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NATO decides Afghan ministries too dangerous for its personnel

After what appears to be the latest murder of US personnel by Afghan security services, NATO pulled its people out of Afghan ministries.

By Staff writer / February 25, 2012

After 10 years of war, NATO has decided that the Afghan ministries it funds, and whose guards it has trained and armed, are too dangerous for its personnel. 

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That decision followed the murders of two American officers by what appears to have been an Afghan policemen in the Interior Ministry in Kabul. Afghan officials say the killer was probably enraged by the burning of Qurans by US troops at Bagram Air Base, an event that has led to angry mobs besieging NATO and UN compounds across the country. At least 20 Afghans have been killed in the rioting so far. 

The Quran burning also inspired an Afghan soldier to murder two US troops and wound four others on Thursday.

Gen.John Allen, the US commander of NATO forces inf Afghanistan, ordered all advisers withdrawn from Afghan ministries in response to the killings at the Interior Ministry, which oversees the Afghan police.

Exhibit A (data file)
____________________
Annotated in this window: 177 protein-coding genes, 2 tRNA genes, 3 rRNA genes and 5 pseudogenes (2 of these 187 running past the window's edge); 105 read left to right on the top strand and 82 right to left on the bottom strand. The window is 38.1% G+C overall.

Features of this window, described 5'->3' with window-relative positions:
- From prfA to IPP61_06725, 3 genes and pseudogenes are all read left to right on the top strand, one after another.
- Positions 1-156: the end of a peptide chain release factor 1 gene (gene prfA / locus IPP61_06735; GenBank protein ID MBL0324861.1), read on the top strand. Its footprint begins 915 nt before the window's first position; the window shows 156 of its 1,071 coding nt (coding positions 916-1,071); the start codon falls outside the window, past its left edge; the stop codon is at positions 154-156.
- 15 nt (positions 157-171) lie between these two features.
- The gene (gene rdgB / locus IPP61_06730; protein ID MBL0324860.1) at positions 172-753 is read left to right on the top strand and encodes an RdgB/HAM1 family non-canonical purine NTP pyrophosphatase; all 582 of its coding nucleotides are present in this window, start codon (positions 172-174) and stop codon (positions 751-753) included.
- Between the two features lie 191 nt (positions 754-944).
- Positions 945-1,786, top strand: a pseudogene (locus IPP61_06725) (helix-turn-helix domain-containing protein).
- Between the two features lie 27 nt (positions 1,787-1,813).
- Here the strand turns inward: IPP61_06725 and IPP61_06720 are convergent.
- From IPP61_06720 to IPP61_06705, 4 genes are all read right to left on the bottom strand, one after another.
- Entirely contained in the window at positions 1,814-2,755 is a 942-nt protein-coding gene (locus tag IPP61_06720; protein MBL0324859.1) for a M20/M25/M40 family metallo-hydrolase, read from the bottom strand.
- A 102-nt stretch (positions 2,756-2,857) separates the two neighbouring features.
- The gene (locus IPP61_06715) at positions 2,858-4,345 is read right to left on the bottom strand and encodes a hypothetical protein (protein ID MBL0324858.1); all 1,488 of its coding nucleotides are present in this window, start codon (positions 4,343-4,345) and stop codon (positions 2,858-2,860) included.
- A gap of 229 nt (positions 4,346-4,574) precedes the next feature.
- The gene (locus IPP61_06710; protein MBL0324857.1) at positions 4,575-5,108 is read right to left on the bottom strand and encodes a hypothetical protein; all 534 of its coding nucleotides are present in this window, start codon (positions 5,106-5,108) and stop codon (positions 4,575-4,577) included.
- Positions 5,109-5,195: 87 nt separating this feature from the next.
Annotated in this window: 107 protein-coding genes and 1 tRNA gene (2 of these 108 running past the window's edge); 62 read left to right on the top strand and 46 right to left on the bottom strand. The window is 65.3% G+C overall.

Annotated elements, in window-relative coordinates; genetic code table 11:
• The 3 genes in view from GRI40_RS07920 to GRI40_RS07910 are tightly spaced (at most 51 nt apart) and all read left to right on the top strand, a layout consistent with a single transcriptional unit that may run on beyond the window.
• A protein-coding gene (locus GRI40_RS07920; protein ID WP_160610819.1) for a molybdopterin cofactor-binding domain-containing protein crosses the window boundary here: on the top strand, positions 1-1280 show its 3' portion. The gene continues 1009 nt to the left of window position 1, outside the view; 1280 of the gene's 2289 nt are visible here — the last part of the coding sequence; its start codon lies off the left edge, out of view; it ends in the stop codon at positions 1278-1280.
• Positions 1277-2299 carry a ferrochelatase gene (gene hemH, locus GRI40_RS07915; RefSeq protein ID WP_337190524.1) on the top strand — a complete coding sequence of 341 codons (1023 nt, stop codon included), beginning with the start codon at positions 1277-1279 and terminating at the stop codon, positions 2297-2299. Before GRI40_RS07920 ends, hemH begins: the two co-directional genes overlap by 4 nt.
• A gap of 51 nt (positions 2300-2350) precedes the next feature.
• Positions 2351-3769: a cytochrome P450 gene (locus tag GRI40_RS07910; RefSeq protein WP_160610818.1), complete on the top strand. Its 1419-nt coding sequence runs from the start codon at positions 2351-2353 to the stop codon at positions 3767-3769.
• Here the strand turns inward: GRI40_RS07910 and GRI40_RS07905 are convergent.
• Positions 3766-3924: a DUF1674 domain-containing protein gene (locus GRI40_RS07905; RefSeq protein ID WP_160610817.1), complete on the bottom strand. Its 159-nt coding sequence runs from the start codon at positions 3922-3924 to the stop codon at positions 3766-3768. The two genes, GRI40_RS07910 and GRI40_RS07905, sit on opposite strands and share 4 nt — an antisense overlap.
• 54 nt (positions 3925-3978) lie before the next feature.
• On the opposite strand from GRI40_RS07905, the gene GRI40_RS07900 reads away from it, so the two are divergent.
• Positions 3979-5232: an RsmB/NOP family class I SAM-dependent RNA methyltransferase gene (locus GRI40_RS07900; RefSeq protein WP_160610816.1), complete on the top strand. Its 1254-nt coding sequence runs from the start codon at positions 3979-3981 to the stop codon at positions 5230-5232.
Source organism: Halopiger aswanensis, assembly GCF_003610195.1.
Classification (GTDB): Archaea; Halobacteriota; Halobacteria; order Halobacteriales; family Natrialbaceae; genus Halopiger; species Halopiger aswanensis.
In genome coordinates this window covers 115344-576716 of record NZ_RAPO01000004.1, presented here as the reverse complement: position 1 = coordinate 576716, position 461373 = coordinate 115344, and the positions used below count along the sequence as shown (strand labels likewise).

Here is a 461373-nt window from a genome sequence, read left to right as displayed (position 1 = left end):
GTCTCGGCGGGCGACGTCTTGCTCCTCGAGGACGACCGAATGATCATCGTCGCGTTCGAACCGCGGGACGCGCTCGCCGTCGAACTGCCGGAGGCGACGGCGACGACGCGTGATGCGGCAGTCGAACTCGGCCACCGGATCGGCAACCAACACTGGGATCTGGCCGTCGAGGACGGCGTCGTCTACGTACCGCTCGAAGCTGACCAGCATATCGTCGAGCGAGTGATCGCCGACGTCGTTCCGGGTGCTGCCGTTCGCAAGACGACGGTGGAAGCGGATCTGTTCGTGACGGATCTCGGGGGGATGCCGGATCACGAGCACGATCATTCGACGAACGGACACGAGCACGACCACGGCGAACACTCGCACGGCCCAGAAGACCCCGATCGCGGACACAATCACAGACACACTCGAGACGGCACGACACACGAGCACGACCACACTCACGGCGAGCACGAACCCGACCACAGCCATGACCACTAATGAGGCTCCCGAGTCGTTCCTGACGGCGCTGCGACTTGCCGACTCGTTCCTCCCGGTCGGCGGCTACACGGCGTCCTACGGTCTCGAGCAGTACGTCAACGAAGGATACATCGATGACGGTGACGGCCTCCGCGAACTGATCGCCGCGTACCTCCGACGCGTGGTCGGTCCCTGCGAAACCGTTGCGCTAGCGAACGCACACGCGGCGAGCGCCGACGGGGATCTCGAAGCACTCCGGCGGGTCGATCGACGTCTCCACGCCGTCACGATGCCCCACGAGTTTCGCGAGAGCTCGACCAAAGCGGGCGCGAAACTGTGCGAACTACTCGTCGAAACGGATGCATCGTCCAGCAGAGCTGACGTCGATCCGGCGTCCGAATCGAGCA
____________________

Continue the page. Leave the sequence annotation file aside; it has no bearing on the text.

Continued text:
"For obvious force protection reasons, I have also taken immediate measures to recall all other ISAF personnel working in ministries in and around Kabul," General Allen said in statement. "We are committed to our partnership with the Government of Afghanistan to reach our common goal of a peaceful, stable and secure Afghanistan in the near future."

US troops will probably soon be back in Afghan ministries, though count on new force protection protocols (US troops providing protection might be a place to start). But in the past few years the NATO effort has been intensely focused on training Afghan soldiers and police.

Rates of desertion, illiteracy, and drug abuse remain stubbornly high. And so-called green on blue incidents, the International Security Assistance Force's (ISAF) preferred term for Afghan troops murdering NATO troops, have also become increasingly common. It hasn't felt very peaceful, stable, and secure. 

The BBC reports that rioters in the northeastern city of Kunduz, about 300 miles from Kabul, set parts of the UN compound there on fire, as well as other buildings in the city. The situation for foreigners in Afghanistan is now extremely tense, with many in Kabul wondering if they should consider evacuating the city.

That the Quran burning would lead to this was sadly predictable.

The public fury unleashed by events is also a reminder that Afghans are chafing at the extended military occupation of the country. And now Mr. Allen has been forced to concede with his orders today that agents of the Afghan government, NATO's local ally in its war against the Taliban, can't be trusted.


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